22 February 2020
Post originally written in: Deutsch Information An automatic machine translation. Super fast and almost perfect.

To really get to know Tyrolean cuisine, you need one thing above all: time. And a good appetite, because the traditional dishes from the Alps have always been hearty and fill hungry bellies. Many of the dishes have been cooked this way for generations and are served in private households as well as in the inn or in the cosy Almstube. Creative interpretations are always welcome, cheap substitutes for ingredients are strictly frowned upon.

So where to start when it comes to tasting? These five classics of Tyrolean cuisine have a lot in common: they are the stuff of culinary Alpine dreams. Kaspressknödel, Käsespätzle, Kaiserschmarrn, Kiachl and Kirchtagskrapfen. They all begin with a capital K. Coincidence? Maybe.


There are dumplings in many countries and other parts of Austria as well. Kaspressknödel, however, are very typical of Tyrol. There are many preferences around the dumpling, which is topped with cheese and baked in hot fat. Some only like it if it contains grey cheese, others can safely do without it. Graukäse is a low-fat sour milk cheese with a low fat content and is produced in summer on many alpine pastures in Tyrol. If you want to know more about grey cheese, you can find an article about the superfood from the Kemater Alm on the blog. Taste-wise, you usually know at the first bite whether the cheese has found a way into the dumpling or not. And also whether you find it good yourself.

The exact mixture and number of cheeses is up to the respective chef and is often a well-kept secret at mountain huts. In some places in Tyrol it is made without any dumpling bread at all, but only with potatoes and cheese. Around Innsbruck, dumpling bread (bread cubes) is the norm. You can order it in a restaurant all year round, in summer with salad or sauerkraut, in winter it is also delicious in a good soup. A big advantage over cooking it yourself: your own four walls and clothes remain odour-free. If you still want to try it, you can find my best recipe for Tyrolean Kaspressknödel here. Another delicious variation can be found in the post of my blogger colleague Nadja.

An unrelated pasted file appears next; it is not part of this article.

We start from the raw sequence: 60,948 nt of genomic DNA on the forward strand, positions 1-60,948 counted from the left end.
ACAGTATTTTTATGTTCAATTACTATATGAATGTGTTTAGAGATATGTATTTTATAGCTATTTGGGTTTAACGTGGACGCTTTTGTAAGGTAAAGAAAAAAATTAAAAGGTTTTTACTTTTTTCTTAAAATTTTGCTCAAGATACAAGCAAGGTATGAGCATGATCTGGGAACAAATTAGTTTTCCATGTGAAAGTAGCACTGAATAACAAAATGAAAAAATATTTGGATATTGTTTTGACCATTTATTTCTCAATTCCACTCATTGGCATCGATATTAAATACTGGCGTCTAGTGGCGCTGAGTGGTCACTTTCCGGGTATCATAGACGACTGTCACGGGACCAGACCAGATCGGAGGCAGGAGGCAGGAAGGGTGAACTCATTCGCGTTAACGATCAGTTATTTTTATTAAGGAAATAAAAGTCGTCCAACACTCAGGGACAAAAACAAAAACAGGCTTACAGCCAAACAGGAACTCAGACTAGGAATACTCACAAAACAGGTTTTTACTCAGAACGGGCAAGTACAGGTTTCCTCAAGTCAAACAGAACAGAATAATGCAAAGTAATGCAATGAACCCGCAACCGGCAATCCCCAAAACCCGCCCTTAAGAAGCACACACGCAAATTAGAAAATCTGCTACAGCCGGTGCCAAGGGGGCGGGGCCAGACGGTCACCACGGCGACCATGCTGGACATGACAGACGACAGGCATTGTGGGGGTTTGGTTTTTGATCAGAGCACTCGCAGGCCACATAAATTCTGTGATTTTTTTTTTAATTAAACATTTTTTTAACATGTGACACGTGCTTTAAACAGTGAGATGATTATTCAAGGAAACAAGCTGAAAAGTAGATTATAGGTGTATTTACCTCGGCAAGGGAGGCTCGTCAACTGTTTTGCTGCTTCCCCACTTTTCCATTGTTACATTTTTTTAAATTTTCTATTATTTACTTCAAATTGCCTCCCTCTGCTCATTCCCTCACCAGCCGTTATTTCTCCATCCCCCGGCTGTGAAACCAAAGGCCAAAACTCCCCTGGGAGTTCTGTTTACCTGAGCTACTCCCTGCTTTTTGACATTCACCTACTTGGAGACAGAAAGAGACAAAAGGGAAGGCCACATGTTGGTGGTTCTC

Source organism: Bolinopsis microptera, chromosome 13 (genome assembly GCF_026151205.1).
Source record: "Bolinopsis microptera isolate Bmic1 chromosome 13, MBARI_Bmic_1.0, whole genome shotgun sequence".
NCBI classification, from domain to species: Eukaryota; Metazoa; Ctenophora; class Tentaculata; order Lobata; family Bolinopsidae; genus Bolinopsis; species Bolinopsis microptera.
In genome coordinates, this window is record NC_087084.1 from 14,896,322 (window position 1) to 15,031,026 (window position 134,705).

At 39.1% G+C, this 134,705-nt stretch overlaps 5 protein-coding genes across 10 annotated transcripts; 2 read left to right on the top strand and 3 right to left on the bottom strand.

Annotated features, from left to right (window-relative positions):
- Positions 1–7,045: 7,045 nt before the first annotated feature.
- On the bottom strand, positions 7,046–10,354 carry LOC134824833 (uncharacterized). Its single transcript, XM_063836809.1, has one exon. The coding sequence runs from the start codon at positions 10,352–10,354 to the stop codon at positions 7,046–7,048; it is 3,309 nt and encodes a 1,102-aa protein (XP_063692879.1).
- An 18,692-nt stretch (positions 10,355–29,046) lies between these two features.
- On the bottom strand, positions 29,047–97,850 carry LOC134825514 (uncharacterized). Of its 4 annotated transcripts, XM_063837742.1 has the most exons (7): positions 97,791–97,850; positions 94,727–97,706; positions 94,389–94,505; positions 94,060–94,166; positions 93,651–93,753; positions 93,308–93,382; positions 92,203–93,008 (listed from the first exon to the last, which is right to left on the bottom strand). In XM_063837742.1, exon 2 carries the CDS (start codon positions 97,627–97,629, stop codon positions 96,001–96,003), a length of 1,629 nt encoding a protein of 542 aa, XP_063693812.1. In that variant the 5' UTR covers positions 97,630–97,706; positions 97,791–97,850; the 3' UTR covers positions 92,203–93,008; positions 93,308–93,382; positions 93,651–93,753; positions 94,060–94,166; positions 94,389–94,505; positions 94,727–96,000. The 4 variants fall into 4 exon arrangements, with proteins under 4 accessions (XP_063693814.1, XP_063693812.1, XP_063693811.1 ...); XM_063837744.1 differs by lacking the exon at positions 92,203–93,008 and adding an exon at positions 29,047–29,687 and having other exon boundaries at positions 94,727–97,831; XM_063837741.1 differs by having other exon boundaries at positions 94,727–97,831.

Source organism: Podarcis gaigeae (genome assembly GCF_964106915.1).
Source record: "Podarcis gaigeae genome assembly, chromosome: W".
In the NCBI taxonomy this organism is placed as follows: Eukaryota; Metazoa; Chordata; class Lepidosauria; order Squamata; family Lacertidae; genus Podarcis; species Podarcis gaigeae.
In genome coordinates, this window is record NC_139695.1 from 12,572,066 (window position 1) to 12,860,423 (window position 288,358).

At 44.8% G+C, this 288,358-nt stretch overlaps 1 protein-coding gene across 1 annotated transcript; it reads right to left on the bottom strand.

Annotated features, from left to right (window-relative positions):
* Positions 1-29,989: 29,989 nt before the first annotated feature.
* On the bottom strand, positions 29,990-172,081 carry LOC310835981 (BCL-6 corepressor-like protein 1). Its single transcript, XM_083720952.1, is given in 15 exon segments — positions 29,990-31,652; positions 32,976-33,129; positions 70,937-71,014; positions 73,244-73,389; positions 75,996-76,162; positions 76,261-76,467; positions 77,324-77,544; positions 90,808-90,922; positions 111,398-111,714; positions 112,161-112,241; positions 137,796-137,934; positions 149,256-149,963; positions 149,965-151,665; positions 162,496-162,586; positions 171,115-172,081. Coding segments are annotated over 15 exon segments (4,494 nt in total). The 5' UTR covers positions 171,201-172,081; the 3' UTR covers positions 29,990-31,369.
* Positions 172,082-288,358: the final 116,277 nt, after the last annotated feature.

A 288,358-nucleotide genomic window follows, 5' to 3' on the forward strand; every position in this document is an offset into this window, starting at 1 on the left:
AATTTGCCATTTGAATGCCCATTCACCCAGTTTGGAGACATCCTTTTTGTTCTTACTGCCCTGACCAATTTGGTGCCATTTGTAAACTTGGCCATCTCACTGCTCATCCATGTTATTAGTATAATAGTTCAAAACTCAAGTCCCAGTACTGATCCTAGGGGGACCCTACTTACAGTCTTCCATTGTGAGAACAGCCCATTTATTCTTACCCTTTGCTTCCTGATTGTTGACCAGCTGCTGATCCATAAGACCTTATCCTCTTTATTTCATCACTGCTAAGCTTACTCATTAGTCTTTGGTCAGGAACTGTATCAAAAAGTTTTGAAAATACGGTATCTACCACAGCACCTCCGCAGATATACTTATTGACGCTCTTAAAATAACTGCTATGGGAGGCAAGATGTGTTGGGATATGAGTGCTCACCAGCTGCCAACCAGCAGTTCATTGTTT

Where to find the best Kaspressknödel in Tyrol can be seen as a salonable topic of conversation with new and old acquaintances, in addition to the weather and the current snow situation. If you want to answer this question once and for all, there’s only one thing left to do: taste for yourself. You could start, for example, at the Umbrüggler Alm, the Arzler Alm or the Sunnalm in the Axamer Lizum ski area. In the middle of town, for example, they are on the menu at Gasthaus Anich.

If you don’t know what to do with the crispy, stinky cheese dumpling, you should try the bacon dumpling. We also have a recipe for it here on the blog. Handy to know: On menus in Innsbruck restaurants, it is also affectionately often called Tiroler Knödel.

Kasspressknödel mit Salat. @Lea Hajner

Kasspressknödel with salad. @Lea Hajner


Käsespätzle are often found in the Alps in different variations and different names Kasspatzln but only with us! Every family has – how could it be otherwise – their favourite recipe. I personally recommend a small variation of the dough recipe with light spelt flour, which is more digestible and is super suitable for spaetzle. The cheese can be a spicy mountain cheese, preferably from a Tyrolean mountain pasture. If you go to the market hall for advice, you will certainly find your favourite combination. When it comes to onions, there are those who like them sautéed and steamed until translucent. And those who prefer it crispy-fried. But the author and cook of the photo below thinks you don’t have to choose: it tastes best with two kinds of onion!

In Innsbruck you can get excellent Käsespätzle for example at the Weissen Rössl.

Käsespätzle mit Zwiebel.

Homemade Käsespätzle with onion. @Lea Hajner